Female anopheles mosquito | Commons
Female anopheles mosquito | Commons
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WHO says 88% of world’s malaria cases occur in Africa, and that’s why countries such as Burkina Faso, Mali & Uganda are adopting ‘edgier’ methods to combat it.

Bengaluru: Moving beyond research papers and controlled trials, an unprecedented experiment is underway to combat malaria in Bana, a small town in the African country of Burkina Faso.

After the government gave a green signal, researchers are set to release genetically-altered mosquitoes, which will have a “sterile male” mutation and will not be able to have offspring.


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The governments of Mali and Uganda are expected to follow suit, according to Boston Globe Media’s STAT News.

Why Africa wants to go the extra mile

Malaria is not an unfamiliar disease to people living within the tropics. Even those of us who haven’t suffered the disease have studied about the female anopheles mosquito, plasmodium vivax and quinine in school. Given its commonness in tropical areas, over half the world’s population is always at risk. Each year, malaria affects more than 200 million people, with over 300,000 deaths regularly reported. Effective vaccines have still not been developed.

In Africa, malaria has a deadlier history than in most places. According to the World Health Organisation (WHO), 88 per cent of the world’s malaria cases and 90 per cent of global deaths due to it occur in Africa.

The rates of incidence have certainly come down over the last few years, but the chunk of population affected by the disease is still sizeable enough to have continued socio-economic ramifications — income comes down due to a great extent, while education levels also remain low due to the large number of children succumbing to the illness.

No wonder, then, that governments in Africa are willing to adopt ‘edgier’ methods to keep their citizens safe from this aerial predator.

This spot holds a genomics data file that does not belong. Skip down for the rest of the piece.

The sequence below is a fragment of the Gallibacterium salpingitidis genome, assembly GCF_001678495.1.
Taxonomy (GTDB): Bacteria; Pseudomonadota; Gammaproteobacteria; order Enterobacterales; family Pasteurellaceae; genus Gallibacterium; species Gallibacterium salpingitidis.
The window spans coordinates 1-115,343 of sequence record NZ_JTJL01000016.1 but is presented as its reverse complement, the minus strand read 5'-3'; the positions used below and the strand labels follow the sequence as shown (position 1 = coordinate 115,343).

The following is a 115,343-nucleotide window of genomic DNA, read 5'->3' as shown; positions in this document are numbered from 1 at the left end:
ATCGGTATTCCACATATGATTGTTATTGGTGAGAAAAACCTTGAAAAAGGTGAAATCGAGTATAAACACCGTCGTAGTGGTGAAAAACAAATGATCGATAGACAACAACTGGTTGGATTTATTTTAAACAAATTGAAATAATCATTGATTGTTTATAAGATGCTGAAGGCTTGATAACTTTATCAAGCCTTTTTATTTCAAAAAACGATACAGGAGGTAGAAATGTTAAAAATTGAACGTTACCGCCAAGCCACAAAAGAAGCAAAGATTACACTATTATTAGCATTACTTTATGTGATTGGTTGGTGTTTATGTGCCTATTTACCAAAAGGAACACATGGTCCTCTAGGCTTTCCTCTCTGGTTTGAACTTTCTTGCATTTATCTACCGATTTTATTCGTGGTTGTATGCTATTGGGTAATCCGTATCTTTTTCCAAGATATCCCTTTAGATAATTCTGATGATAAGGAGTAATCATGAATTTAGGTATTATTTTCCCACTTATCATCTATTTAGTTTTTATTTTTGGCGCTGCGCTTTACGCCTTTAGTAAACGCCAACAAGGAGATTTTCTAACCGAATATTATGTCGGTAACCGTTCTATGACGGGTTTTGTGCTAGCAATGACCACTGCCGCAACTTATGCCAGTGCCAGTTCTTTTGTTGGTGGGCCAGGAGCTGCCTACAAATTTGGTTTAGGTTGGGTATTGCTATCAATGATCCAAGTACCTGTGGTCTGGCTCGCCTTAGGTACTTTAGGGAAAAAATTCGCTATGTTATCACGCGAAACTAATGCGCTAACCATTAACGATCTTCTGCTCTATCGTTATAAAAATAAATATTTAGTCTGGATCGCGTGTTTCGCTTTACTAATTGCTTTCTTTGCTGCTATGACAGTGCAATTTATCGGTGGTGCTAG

‘Target Malaria’ project

The current experiment of sterile male mosquitoes in Burkina Faso is still a trial, which will test the system and ecosystem. It is expected to pave the way for a much bigger feat in genetic engineering that researchers are currently working on — over the next six years, Burkina Faso, Mali and Uganda aim to reduce malaria through the anopheles mosquito species by using a method called “gene drive”.

Gene drive is a method through which genes are modified to make a mutation transmit through to the offspring. Researchers in UK and Italy are working on a gene drive that can reduce the number of offspring in an anopheles population, reports STAT news.

It’s only the females that bite humans and transmit malaria, and the aim of the gene drive is to not wipe out the species but to specifically reduce females in the population.

In theory, these mosquitoes will be released into the wild and will mate with local populations, transmitting the gene that prevents female birth or even births altogether.

The project, called ‘Target Malaria’, is supported in part by the Bill and Melinda Gates Foundation.

The sterile males are expected to be released any time over the next year, while the gene drive mosquitoes are several years away, still under development.

Educating the public

Research teams behind ‘Target Malaria’ are very much aware that letting loose a genetically modified population could potentially have cascading ramifications through the ecosystem, despite the fact that the anopheles gambiae is not a “keystone” species, meaning that if its population decreased dramatically, it would not affect the ecosystem.

But scientists are being cautious anyway.

Release of — and even experimentation on — the mosquitoes requires explicit consent as mandated by ‘Target Malaria’ policy. The researchers take active efforts to educate the residents of Bana about their intentions, show them around facilities and explain their research, and in several cases, explain how malaria works.


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This is also done to quell the fears of anything associated with “genetic modification” as viral hoaxes have spread through nations in Africa, falsely claiming that Zika and other diseases spread due to human-induced genetic modification of crops and animals.

Educating the public and obtaining consent has required a lot of funding and infrastructure, and the first test release of sterile males serves as a sandbox to observe the local population of mosquitoes, the ecosystem impact, as well as to acclimatise and help the residents understand the purpose of the project.

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